Mr. MONTOYA (Venezuela) pointed out that paragraph 9 of the Schedule required Contracting States to issue transit visas to refugees who had obtained visas for a territory of final destination. It often happened, however, that, in spite of a visa of final destination having issued to a refugee, the State in which he was resident required him to produce an air or sea ticket to his country of final destination as evidence of his good faith. He wondered whether paragraph 9 to the effect that transit visas would be issued to bona fide refugees producing a valid ticket for their final destination.
Mr. KAHANY (Israel) wondered whether the Yugoslav amendment was really necessary, in view of the provisions of article 21 of the draft.
The PRESIDENT doubted whether the point was covered by article 21, since, according to that article, the refugee had already to be lawfully within the country of transit, whereas the Conference was at the moment considering the matter of his entry into a country of transit. MOSTAFA Bey (Egypt) said that the text of paragraph 9 as it stood raised a problem for the Egyptian delegation in respect of mass immigration. Where such immigration occurred, transit countries might experience difficulty in applying the provisions of the paragraph, which should therefore include certain limitations based on considerations of public security.
He therefore proposed that the words " subject to the exigencies of national security and public order" be added at the end of paragraph 9.
Mr. HOEG (Denmark) said that, when Danish Government issued a transit visa to an alien, it generally did so on condition that the visa for his country of final destination was valid for two valid for two months longer than the transit visa. He wondered whether such a condition would be permitted under the terms of paragraph 9.
Mr. MONTOYA (Venezuela) drew the attention of the Conference to the position of immigration countries like Venezuela. They could only issue transit visas to refugees who were able to produce firm evidence that they possessed the means of reaching their countries of destination.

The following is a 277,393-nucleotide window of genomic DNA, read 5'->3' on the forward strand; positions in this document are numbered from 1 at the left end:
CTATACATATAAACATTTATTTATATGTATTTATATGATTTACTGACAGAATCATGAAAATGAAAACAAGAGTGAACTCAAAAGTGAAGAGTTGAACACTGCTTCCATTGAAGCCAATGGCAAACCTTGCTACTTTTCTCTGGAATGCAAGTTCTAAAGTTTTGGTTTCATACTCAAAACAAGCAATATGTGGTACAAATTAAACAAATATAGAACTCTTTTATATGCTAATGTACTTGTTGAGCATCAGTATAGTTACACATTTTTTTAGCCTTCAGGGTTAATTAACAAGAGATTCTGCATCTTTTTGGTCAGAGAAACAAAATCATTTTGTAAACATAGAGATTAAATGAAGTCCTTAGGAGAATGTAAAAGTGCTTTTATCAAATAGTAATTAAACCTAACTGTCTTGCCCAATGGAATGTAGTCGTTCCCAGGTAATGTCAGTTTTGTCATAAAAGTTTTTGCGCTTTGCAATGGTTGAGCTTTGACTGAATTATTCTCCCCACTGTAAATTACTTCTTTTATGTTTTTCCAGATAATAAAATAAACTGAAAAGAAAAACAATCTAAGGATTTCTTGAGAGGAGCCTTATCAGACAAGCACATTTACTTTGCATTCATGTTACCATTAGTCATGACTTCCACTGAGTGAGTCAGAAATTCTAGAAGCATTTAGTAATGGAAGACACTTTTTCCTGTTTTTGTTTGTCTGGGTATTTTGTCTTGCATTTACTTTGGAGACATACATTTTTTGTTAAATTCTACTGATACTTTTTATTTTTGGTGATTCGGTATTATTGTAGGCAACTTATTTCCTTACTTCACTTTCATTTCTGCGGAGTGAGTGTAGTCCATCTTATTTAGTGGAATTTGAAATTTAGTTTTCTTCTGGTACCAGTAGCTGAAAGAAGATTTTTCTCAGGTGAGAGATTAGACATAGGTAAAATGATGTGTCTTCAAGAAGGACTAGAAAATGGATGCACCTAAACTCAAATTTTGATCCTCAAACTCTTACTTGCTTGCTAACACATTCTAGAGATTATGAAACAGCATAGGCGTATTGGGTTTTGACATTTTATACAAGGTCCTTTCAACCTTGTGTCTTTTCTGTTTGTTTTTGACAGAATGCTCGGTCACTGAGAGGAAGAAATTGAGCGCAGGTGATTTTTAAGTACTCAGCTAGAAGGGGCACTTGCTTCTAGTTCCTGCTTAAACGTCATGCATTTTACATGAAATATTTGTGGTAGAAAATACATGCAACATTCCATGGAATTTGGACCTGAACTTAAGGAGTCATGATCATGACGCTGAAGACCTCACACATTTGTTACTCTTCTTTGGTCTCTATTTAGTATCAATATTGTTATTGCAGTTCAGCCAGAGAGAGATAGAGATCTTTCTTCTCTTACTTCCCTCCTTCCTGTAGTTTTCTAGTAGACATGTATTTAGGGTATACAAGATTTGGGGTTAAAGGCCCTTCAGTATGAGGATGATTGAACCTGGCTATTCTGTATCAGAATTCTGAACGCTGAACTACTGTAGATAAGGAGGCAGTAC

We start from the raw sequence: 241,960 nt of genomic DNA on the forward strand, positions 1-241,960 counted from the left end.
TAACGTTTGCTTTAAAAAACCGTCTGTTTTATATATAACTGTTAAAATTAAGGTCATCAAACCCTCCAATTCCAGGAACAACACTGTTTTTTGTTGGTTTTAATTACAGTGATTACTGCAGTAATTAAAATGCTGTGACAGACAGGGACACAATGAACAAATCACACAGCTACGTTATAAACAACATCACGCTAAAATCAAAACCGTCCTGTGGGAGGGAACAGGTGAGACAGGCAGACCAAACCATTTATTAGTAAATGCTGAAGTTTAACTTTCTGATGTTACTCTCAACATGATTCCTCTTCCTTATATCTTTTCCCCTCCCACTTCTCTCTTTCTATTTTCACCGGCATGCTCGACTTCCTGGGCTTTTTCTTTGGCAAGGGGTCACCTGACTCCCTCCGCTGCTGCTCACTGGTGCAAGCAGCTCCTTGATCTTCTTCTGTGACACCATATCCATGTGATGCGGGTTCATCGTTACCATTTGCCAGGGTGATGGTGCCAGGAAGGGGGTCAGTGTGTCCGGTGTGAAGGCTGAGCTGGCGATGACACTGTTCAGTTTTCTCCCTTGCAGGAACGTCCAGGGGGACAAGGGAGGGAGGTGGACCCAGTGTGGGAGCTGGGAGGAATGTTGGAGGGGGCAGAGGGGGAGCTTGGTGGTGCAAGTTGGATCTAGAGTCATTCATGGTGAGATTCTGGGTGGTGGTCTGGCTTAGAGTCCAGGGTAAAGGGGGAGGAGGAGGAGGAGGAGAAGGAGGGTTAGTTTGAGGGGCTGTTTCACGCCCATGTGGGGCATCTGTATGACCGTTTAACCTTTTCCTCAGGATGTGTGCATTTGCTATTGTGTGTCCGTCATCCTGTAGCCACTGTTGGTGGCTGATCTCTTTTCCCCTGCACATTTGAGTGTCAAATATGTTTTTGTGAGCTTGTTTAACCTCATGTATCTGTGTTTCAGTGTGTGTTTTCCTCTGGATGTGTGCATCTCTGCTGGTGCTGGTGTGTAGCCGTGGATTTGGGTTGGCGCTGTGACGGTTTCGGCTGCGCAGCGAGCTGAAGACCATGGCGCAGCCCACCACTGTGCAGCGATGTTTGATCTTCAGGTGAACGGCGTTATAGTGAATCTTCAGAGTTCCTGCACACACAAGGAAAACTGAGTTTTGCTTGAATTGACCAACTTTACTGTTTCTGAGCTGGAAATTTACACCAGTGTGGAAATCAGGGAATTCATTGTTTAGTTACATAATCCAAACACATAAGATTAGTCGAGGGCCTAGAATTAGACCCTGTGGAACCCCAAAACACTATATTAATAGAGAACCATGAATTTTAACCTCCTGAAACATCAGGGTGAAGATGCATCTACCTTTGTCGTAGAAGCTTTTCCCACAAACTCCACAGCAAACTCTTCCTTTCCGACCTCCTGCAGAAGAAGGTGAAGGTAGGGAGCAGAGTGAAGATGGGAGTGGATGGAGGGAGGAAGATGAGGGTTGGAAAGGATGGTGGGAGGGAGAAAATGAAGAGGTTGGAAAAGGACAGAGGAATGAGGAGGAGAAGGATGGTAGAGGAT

Mr. GIRALDO-JARAMILLO (Colombia) appreciated the difficulties of the Egyptian and Venezuelan representatives, but felt that they were met by the Yugoslav amendment, for which he intended to vote.
Mr. MONTOYA (Venezuela) acknowledged the force the Colombian representative's remark, and said he too would support the Yugoslav amendment. The Yugoslav amendment (A/CONF.2/31, page 4), to paragraph 9, minus the second sentence, was adopted by 11 votes to 6, with 7 abstentions.
MOSTAFA Bey (Egypt) considered that the Yugoslav amendment did not fully meet his point. However, since it had been adopted, he would withdraw his own oral amendment.
Paragraph 9, as amended, was adopted by 22 votes to none with 3 abstentions.
Paragraphs 10 and 11
Paragraphs 10 and 11 were adopted unanimously, without comment.
Mr. MAKIEDO (Yugoslavia), introducing his amendment to paragraph 12 (A/CONF.2/31, page 4), considered it indispensable that any travel document withdrawn from a refugee should be returned to the country of issue. When a person changed his nationality, the general practice was for him to return his passport to the country that had issued it.
Mr. HERMENT (Belgium) considered that the Yugoslav amendment to paragraph 12 of the Schedule should be taken together with the Italian amendment (A/CONF.2/64) to paragraph 3 of the test of the specimen travel document annexed to the Schedule.
Mr. THEODOLI (Italy) agreed. It was important, however, that the obligation to return a withdrawn document should be stated in the document itself, so that the authorities concerned would know where they stood.
Mr. HERMENT (Belgium) thought that, in order to harmonize the two texts, the Yugoslav amendment should be modified, the words "to the authority which issued it" being substituted for the words" to the country of issue".
Mr. HOARE (United Kingdom) had no fundamental objections to the Italian amendment, but did not quite understand its purpose. It was understandable that a person who changed his nationality should return his passport to the country of issue. Travel documents of the type contemplated in paragraph 12, on the other hand, were no longer valid once they had been withdrawn, and he saw no point in returning them to the issuing authorities, who already had sufficient work to do.
Mr. THEODOLI (Italy) replied that experience had shown that refugees very frequently claimed that they had lost their documents in order to get possession of two documents. No country wished a document it had issued to be in circulation after its validity had expired. It was for that reason that he had proposed that travel documents which were withdrawn should be returned to the country of origin. It would also be as well to know whether refugees who had left the country of transit had new documents.
The PRESIDENT said that the Style Committee could deal with certain textual points in paragraph 12, including that raised by the Belgian representative in connexion with the Yugoslav amendment. The Yugoslav amendment was adopted by 3 votes to 1, with 20 abstentions.
Paragraph 12, as amended, was adopted unanimously.